Question: Your broker offers you a 10-year bond with a coupon yield (annual interest payment / face value) of 3.0%, and a current yield (annual interest payment / current price) of 2.3%. Assume zero probability of default. Comparing this opportunity with the 1.5% yield-to-maturity available on 10-year Treasury bonds, would you prefer the bond “yielding” 2.3%? What is your return?
What is your return? The readers who commented below are more accurate in their analysis, but let’s pretend to keep things simple:
If you chose the 2.3% bond anyway, you’ve joined the company of countless other investors who are making effectively the same mistake as they reach for yield across every financial asset. In order for a 10-year 3% coupon bond to provide a 2.3% current yield, one must pay $130 today in return for the following set of future cash flows: $3 a year for 10 years, plus $100 at the end. Paying $130 today in return for $130 in future cash flows, buyers of that bond will inadvertently discover that they’ve locked in a total return of zero. Of course, their real return incorporating inflation is negative. Who likes that deal? Yet many “professionals” are choosing that for their clients. Better to burn your money in a barrel. (Source: http://www.hussmanfunds.com).
Thoughts on Mauboussin
Well, it is hard to take advice from a fatman. However, if we were perfectly rational then it wouldn’t matter if the provider of the advice/info/knowledge was fat or fit. What matters is the content. I believe you should hear or read what Mr. Mauboussin has to say and critically think if the information is useful to you. You can have all the wisdom in the world, but unless you act on it, of what use is it?
My suspicion is that Mr. Mauboussin does not thrive on the acting part. Common sense is lathered with a patina of sophisticated jargon to make him or his organization seem smart. How does one take “contrarian” advice who works for a mega-organization like Credit Suisse.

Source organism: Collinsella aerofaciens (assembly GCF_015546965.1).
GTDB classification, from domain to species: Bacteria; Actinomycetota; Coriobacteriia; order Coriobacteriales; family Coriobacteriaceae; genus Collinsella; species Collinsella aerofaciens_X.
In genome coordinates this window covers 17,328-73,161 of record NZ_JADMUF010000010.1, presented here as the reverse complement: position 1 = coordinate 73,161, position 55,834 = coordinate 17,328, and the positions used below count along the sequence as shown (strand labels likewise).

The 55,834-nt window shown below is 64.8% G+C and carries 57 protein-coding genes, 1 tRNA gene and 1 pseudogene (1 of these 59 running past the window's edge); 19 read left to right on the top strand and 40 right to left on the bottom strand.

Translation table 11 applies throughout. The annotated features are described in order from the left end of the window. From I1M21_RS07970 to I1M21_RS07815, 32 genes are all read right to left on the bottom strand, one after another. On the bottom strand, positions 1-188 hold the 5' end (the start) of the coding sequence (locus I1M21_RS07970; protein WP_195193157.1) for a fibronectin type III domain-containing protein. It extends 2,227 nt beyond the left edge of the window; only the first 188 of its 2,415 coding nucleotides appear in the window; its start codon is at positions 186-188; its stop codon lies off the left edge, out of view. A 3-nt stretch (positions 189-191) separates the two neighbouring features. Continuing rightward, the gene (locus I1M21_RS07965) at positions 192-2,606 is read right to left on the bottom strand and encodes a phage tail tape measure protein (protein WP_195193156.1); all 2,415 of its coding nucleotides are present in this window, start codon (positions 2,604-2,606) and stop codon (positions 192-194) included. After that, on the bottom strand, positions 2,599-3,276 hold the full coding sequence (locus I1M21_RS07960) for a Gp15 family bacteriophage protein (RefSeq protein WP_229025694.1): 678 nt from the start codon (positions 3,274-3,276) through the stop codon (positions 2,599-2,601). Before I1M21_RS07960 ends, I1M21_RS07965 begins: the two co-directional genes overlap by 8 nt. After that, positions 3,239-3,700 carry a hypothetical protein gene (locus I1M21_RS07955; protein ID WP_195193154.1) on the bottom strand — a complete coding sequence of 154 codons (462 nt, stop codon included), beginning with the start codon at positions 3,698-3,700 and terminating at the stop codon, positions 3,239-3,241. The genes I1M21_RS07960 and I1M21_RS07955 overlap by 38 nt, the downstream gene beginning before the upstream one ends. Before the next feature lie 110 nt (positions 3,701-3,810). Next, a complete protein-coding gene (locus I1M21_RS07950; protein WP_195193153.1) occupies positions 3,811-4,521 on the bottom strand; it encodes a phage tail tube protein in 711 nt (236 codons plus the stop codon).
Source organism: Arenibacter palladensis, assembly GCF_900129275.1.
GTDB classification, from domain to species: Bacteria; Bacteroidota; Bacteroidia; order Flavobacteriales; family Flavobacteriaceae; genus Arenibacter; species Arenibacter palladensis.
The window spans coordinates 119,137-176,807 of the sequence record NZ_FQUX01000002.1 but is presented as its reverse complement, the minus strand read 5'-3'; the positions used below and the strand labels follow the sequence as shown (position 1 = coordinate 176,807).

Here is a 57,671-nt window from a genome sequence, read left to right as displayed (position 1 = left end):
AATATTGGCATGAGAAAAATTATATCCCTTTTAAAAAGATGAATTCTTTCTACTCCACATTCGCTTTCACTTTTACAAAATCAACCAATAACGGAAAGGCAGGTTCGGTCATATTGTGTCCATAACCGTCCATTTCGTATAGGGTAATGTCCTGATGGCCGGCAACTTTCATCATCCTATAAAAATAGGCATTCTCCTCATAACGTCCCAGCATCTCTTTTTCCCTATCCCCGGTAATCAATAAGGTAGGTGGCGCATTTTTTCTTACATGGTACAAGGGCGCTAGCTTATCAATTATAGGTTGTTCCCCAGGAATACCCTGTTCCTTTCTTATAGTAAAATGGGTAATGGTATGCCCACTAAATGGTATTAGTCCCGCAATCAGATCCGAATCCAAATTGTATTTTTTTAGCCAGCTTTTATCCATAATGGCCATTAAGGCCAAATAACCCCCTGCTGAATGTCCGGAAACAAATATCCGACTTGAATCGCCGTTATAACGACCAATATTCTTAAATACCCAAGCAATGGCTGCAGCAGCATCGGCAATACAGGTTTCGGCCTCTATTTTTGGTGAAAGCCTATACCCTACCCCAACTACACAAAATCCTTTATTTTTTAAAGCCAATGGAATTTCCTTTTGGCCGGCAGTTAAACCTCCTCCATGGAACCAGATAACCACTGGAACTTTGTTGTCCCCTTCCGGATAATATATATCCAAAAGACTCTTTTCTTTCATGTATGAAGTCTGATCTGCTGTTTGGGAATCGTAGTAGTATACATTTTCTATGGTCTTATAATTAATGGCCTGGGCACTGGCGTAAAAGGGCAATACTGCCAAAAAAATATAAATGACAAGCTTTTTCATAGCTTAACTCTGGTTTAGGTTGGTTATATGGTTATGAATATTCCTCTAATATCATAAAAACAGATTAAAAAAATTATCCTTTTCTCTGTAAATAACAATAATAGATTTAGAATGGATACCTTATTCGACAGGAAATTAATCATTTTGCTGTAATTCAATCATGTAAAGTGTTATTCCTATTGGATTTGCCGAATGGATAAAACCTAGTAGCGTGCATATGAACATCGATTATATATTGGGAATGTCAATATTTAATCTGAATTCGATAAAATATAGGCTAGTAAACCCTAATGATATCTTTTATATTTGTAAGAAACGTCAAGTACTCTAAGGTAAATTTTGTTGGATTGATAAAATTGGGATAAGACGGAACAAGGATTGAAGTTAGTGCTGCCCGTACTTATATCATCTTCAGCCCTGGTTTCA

I sat in the back of his security analysis class at Columbia GBS in 2006 as he spoke about the incredible capital allocation skills of Eddie Lampbert. However, almost no mention was made of the true asset value of Sears. Sure Mr. Lampert is a master investor, but HOW much of a premium do you pay? I shook my head in dismay. The Columbia students gobbled it up in awe.
Mr. Mauboussin was riding shotgun with Mr. Miller when their fund bought housing stock at the 100,000-year peak in housing stocks. See Pulte below.
Mr. Maouboussin said in the linked interview (audio) above that only with hindsight bias could someone have foreseen the housing collapse. I guess he didn’t receive the letters Michael Burry was sending to Alan Greenspan warning of the impending disaster due to massive mal-investment caused by manipulated credit (Thanks Federal Reserve!).
Burry saw it coming: http://www.nytimes.com/2010/04/04/opinion/04burry.html?_r=0
Here is a video of a Mauboussin class
Color me skeptical.
Gold in a Nutshell
A million paper dollars held since 1913, when the Federal Reserve Bank was created, would be worth $20,000 today, down 98 percent. A million dollars of gold in 1913 would now be worth $62 million. Aligned with irreversible time, gold is the monetary element that holds value rather than dissipates it. (Source: How We Got Here Money: How the Destruction of the Dollar Threatens the Global Economy–and What We Can Do about It, 2014)